Minister tells Vodacom: ‘Shut up!’ But then shuts up herself.

JOHANNESBURG — When Cyril Ramaphosa announced that little-known Stella Ndabeni-Abrahams would become telecoms minister, there was largely a muted reply in media to her new promotion. That was understandable as little was known about her, despite the fact that she has served as deputy minister of telecommunications previously. But as she’s occupied her new post, SA is starting to get to know her a lot more. Apart from disrupting an SABC board that was tasked with sorting out the public broadcaster, she’s now recently turned to Twitter to tell Vodacom to “shut up” and pay up regarding a long-standing dispute the company has had with Kenneth Makate – a man who for years now has been claiming compensation for the ‘please call me’ idea. The ‘please call me’ dispute is a highly intricate, complicated and delicate compensation claim that has, for years, had a lot of back-and-forths. But Twitter offers little in the way of adding context to conversations and Ndabeni-Abrahams took to the platform in a blustering way to air her views, only to then delete her tweet. One needs to remember that Ndabneni-Abrahams is also the person who is chiefly responsible for ensuring that South Africa’s long-delayed digital migration process actually takes place –  the role she occupies is therefore vitally important and requires somebody with a cool head. – Gareth van Zyl

By Antony Sguazzin and Loni Prinsloo

(Bloomberg) – Fresh from prompting board members at the national broadcaster to resign, Cyril Ramaphosa’s new Telecommunications Minister Stella Ndabeni-Abrahams told Africa’s biggest mobile-network operator by market value to “shut up.”

Ndabeni-Abrahams, appointed to the post in late November, took to social media Monday and intervened in a dispute between Vodacom Group Ltd. and a former employee, Kenneth Makate, who was claiming compensation for developing a popular call-back service. While Vodacom says its followed court recommendations in trying to settle the dispute, the 40-year-old minister disagreed.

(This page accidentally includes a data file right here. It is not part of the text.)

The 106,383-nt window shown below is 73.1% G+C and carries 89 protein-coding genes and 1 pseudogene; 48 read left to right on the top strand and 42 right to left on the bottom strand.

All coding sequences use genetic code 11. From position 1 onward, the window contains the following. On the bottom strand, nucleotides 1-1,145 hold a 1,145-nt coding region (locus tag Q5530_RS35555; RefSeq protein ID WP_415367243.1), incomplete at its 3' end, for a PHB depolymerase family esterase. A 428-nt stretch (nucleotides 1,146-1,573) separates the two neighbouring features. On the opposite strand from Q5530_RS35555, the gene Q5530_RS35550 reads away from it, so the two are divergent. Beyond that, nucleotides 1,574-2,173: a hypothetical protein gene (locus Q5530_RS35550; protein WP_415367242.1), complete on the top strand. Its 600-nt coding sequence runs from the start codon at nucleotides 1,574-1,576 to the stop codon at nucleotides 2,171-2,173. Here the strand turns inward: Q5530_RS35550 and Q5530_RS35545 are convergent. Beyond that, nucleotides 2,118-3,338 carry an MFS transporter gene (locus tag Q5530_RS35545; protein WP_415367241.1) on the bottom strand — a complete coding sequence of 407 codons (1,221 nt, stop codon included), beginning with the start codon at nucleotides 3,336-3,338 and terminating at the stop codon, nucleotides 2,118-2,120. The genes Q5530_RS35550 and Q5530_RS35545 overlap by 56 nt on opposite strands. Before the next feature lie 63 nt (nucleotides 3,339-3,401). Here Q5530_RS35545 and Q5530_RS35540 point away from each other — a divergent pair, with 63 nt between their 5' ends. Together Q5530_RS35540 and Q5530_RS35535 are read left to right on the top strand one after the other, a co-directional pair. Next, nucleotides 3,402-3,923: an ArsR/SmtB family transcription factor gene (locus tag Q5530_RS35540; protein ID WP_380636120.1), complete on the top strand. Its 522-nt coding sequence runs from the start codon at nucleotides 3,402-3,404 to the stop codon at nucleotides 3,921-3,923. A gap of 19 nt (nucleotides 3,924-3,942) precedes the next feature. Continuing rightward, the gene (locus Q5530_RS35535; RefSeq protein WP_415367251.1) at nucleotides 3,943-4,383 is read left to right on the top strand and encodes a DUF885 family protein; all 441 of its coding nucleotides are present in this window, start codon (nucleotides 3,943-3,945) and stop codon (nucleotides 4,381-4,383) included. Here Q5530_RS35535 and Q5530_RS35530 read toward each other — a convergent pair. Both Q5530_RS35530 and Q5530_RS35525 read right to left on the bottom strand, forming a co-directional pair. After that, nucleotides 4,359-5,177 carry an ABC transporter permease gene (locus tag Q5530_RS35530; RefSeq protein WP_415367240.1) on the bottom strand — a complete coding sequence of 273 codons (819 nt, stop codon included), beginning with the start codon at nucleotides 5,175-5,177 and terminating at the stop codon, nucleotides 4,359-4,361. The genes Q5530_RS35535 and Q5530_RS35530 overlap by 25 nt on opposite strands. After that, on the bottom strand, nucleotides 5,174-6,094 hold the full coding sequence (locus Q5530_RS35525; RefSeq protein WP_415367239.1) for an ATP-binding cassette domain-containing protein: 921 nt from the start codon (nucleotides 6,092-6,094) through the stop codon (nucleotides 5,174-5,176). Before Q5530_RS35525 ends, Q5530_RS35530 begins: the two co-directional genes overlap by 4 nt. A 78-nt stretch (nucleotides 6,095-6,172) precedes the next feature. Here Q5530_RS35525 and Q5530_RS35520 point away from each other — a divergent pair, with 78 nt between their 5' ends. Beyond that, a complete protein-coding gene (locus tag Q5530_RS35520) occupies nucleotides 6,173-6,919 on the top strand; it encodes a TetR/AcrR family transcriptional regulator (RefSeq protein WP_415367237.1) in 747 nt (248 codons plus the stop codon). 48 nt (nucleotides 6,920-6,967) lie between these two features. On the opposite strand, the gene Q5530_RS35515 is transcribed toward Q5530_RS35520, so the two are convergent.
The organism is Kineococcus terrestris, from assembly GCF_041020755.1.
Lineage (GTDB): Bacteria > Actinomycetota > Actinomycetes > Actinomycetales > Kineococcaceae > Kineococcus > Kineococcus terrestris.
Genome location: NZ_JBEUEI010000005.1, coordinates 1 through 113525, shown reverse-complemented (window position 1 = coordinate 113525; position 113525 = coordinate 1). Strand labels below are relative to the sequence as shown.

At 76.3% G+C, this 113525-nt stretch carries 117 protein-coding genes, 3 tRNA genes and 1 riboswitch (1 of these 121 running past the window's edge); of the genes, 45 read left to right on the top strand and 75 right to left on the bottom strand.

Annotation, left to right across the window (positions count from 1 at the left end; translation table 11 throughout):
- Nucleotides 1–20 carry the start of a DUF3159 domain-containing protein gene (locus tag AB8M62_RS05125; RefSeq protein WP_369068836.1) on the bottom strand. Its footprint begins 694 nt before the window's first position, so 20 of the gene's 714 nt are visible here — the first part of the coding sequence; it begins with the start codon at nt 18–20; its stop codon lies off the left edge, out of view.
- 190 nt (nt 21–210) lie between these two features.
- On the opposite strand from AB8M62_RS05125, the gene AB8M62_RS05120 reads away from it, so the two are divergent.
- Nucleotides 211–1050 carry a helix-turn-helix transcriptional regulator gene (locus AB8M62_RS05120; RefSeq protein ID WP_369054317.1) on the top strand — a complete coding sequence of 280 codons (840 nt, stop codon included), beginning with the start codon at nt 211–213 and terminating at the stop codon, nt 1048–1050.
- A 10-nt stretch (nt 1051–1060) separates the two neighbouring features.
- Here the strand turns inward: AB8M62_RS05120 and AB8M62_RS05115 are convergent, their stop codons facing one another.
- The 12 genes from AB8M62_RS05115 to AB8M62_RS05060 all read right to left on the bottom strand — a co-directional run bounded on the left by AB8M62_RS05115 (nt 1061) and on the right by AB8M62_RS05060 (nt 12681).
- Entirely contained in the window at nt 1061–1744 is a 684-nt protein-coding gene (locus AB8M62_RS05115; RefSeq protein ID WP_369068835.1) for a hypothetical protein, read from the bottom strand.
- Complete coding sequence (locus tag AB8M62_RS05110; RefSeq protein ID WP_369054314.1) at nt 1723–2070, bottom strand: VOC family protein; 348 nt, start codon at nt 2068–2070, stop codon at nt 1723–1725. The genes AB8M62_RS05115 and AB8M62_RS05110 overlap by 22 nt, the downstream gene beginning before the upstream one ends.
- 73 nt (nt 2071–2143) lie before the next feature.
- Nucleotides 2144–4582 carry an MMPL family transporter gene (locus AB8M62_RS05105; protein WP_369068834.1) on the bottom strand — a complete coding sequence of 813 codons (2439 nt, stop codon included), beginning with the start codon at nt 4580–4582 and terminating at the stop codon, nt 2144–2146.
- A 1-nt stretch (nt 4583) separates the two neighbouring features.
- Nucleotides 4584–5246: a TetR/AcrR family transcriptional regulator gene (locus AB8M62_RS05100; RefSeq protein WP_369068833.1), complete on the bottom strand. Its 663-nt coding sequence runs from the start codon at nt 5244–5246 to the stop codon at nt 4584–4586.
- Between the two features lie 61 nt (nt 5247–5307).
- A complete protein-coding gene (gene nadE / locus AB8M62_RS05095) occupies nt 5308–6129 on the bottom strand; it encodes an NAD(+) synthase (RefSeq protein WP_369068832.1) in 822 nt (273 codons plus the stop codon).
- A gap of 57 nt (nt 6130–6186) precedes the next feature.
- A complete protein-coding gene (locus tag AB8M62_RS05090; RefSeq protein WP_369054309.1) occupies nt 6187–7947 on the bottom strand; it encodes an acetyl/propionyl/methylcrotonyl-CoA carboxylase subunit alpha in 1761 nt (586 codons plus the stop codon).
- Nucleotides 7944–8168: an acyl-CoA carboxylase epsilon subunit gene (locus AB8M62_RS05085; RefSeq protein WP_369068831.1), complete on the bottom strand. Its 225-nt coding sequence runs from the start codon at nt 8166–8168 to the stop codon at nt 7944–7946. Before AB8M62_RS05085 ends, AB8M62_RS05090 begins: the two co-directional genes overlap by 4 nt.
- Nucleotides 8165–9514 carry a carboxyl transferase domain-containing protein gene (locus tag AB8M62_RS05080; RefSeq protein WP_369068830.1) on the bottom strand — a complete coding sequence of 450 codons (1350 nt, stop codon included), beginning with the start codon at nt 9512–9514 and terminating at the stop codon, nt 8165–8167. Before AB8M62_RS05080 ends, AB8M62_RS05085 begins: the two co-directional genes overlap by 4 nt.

“Just shut up Vodacom and do the right thing,” she said on Twitter, before deleting the comment. “Talk to Makate instead of the poor PR stunt. Don’t talk to us until you have reached a settlement with him and his team.”

A logo sits on display outside the headquarters of Vodacom Group Ltd. in Johannesburg. Photographer: Dean Hutton/Bloomberg

As telecommunications minister Ndabeni-Abrahams oversees the industry in which Johannesburg-based Vodacom operates. She has already been criticised for causing the departure of several board members at the financially-strapped South African Broadcasting Corp. by demanding they stop job cuts.

Her spokeswoman didn’t immediately respond to requests for comment and neither did Vodacom.

Ndabeni-Abrahams is not the first Ramaphosa minister to cause controversy on Twitter. In December, Finance Minister Tito Mboweni faced a backlash for praising the cleanliness of Kigali, the capital of Rwanda, in comparison to shabby downtown Johannesburg. Twitter users retorted that his party was in charge of the city for more than 20 years and was therefore responsible.